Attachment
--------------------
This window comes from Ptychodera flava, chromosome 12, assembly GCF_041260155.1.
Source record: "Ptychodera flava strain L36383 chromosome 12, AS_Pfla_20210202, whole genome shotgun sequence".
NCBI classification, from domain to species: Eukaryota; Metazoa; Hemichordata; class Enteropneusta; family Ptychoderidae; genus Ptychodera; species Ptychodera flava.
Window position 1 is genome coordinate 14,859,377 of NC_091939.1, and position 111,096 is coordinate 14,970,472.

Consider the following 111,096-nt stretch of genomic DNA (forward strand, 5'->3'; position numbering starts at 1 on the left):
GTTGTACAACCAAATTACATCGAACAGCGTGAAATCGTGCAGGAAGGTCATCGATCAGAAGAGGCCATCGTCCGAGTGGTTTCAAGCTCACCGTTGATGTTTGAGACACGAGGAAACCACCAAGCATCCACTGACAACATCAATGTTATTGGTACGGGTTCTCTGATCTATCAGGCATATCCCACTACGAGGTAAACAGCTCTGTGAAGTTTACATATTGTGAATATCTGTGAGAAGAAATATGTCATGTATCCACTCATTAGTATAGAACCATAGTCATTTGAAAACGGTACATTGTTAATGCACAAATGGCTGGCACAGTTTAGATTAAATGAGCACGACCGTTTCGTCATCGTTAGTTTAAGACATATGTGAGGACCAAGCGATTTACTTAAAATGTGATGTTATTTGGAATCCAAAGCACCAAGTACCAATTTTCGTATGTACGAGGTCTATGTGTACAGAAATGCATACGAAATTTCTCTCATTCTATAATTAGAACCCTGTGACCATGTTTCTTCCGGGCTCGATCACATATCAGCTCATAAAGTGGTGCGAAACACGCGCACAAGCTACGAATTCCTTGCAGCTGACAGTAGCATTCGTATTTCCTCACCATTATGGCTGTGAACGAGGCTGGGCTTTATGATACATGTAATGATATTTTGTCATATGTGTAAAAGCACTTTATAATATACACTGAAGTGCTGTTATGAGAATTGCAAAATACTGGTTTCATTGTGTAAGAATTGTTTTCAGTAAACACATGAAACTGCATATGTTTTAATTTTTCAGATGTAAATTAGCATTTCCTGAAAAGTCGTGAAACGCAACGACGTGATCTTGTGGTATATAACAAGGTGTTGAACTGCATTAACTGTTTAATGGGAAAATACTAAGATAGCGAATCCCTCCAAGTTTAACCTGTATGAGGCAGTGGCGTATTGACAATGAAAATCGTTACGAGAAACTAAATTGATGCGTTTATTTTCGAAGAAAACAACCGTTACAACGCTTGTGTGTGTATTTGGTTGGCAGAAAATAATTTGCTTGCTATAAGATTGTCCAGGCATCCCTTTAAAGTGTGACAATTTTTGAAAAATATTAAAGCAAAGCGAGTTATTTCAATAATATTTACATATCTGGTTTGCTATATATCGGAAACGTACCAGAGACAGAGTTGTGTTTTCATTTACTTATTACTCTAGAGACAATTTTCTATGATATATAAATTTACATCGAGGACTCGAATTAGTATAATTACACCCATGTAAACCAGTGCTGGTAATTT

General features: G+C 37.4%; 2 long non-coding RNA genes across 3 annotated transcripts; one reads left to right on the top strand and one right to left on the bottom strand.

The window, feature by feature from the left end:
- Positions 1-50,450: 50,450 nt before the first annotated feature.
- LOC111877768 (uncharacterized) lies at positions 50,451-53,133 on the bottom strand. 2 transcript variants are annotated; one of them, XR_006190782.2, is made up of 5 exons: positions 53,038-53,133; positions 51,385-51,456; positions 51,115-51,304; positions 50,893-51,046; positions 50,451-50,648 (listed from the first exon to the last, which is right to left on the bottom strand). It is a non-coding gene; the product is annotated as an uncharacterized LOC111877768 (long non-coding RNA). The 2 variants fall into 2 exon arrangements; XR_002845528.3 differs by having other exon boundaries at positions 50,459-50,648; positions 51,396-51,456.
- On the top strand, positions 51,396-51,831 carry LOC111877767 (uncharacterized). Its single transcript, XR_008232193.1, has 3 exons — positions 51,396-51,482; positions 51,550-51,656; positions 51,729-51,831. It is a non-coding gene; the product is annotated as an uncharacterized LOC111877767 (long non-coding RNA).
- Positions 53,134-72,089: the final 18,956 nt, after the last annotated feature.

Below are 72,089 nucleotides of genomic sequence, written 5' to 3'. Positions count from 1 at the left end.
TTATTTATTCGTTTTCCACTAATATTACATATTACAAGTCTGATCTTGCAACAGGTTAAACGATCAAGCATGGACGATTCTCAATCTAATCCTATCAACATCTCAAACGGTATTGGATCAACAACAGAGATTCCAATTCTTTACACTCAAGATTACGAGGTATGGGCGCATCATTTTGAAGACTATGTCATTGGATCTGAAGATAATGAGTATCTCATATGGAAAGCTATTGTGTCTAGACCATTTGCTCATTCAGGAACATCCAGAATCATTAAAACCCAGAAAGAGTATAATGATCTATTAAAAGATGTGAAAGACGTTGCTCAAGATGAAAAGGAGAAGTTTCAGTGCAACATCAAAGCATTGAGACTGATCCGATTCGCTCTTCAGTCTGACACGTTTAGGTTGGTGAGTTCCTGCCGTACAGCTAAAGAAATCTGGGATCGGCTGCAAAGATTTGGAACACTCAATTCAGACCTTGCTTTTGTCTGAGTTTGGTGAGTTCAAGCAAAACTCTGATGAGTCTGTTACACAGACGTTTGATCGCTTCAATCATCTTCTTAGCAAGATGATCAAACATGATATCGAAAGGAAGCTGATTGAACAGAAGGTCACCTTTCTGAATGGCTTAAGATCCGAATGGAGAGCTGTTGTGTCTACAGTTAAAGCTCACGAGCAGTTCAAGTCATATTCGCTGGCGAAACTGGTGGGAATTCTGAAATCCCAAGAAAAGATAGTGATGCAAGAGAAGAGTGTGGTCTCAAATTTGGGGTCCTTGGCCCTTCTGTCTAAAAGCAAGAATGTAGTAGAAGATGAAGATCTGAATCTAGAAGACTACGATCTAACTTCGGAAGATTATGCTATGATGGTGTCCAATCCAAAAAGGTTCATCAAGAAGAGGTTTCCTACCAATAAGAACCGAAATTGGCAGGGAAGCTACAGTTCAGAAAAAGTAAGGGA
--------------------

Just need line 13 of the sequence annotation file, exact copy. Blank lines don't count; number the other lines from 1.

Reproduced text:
Below are 72,089 nucleotides of genomic sequence, written 5' to 3'. Positions count from 1 at the left end.